Three years before the Xiqu Centre opened as Hong Kong’s first purpose-built center for Chinese opera, award-winning Cantonese opera singer Keith Lai was given a daunting task: choose one opera for the center’s Experimental Cantonese Opera series that could represent the traditional art form. In China, the different vernacular cultures have given birth to over three hundred sub-genres of Chinese opera. Cantonese opera alone can be traced back to the pre-Qin period (2100 BC-221 BC), accumulating thousands of years of folk and stage songs. But Lai didn’t need long to decide. He saw a clear choice right from the beginning: Farewell My Concubine (霸王别姬).
“Farewell My Concubine is a classic among classics,” says Lai, taking a break during a rehearsal at the Xiqu Centre, which opened last November. In 2016, the young performer and his troupe presented his radically revised version of the opera at the Shanghai Centre of Chinese Operas, which had secured a collaboration contract with the Xiqu Centre, still under construction at the time. “We wanted to introduce the past, present and future elements of Cantonese opera to the Shanghai audience,” Lai recalls. “But since they weren’t familiar with Cantonese opera, picking a story that all Chinese knew would enhance their appreciation of an unfamiliar art form.”
It’s an interesting choice because Farewell My Concubine is most commonly associated with Peking opera, not Cantonese opera. It tells the legend of Xiang Yu, the Hegemon-King of Western Chu during the Chu–Han Contention (206-202 BC), who was on the verge of total defeat by Liu Bang, a former brother at arms who ultimately betrayed Xiang in order to take the throne for himself. When Xiang found himself surrounded, he begged his favorite concubine to leave. She refused and danced for him one last time before committing suicide with his sword.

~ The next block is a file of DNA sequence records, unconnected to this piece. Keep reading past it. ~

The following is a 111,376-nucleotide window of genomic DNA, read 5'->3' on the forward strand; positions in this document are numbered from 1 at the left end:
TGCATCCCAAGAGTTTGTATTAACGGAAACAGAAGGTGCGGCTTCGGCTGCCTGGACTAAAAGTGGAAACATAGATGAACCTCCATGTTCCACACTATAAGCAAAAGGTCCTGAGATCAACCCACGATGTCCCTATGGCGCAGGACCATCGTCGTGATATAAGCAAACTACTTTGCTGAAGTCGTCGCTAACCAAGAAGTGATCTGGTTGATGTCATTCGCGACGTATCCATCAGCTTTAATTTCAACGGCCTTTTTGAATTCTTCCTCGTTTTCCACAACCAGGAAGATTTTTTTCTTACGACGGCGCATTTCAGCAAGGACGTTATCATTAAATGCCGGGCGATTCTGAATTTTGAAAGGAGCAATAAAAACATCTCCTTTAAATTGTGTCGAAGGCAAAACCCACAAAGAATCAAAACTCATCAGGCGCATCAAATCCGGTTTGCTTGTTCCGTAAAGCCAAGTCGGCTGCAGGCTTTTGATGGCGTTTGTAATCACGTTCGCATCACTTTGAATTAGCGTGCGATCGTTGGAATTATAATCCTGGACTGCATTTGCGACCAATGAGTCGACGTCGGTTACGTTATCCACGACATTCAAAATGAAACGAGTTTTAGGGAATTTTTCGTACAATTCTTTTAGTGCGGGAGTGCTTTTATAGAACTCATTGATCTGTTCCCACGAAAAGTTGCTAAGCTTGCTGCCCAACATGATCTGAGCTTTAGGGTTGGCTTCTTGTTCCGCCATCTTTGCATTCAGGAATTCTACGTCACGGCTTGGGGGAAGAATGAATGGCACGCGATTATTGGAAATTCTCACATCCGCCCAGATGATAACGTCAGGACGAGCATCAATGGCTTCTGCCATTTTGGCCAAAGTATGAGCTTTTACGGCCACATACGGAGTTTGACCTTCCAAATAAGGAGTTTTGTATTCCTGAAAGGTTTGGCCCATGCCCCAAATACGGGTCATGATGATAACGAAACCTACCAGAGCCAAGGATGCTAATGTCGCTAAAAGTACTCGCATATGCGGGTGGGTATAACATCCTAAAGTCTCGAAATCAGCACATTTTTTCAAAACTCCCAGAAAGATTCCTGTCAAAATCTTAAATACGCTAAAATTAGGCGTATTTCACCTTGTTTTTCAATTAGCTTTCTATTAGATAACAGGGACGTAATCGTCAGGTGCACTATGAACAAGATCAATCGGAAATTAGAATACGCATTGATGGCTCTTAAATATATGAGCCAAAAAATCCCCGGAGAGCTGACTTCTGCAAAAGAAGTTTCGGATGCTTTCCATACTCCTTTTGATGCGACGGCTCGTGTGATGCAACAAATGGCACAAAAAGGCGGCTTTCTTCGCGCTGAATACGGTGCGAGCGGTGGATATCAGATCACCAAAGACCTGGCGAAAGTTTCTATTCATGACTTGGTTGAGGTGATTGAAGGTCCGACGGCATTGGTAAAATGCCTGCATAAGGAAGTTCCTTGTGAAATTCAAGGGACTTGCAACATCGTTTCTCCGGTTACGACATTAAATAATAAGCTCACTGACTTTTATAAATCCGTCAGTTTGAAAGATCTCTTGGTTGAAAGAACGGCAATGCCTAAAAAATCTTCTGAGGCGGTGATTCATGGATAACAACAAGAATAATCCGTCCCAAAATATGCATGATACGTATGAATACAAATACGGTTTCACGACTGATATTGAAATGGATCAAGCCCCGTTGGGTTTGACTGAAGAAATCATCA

When the opera was first performed in Beijing in 1918, it stunned the audience with its unconventional incorporation of tai chi and tai chi swords. The delicate, flowing movements of the martial art, which is practiced for defense and strength, complements with the soft, flexible blade. Together, they bring out Yu’s passion and elegance in her dance, while the soulful lyrics and strong beats of Kunqu melodies—borrowed from one of the oldest forms of Chinese opera—capture the pain and helplessness of the fallen king.
The opera proved so popular that it has been adapted into other operatic forms, including Cantonese opera, as well as entirely different media: Hong Kong author Lillian Lee penned a novel under the same name, while Chinese director Chen Kaige’s 1993 film based on the novel won the Palme d’Or at the Cannes Film Festival.
Lai’s rendition is yet another adaptation but by no means a conventional one. Since its premiere in Shanghai in 2016, it has been re-staged in Black Box Theatre in Hong Kong in 2017 and finally, according to Lai, it “returned home” when the Xiqu Centre opened this past winter. Lai hoped his commission would embody the younger generation’s vision of Cantonese opera by using new technology to enhance the stage effects of traditional theatre, and by exploring the psychological portrayal of characters instead of plainly telling stories through lyrics, as is done in traditional Chinese operas.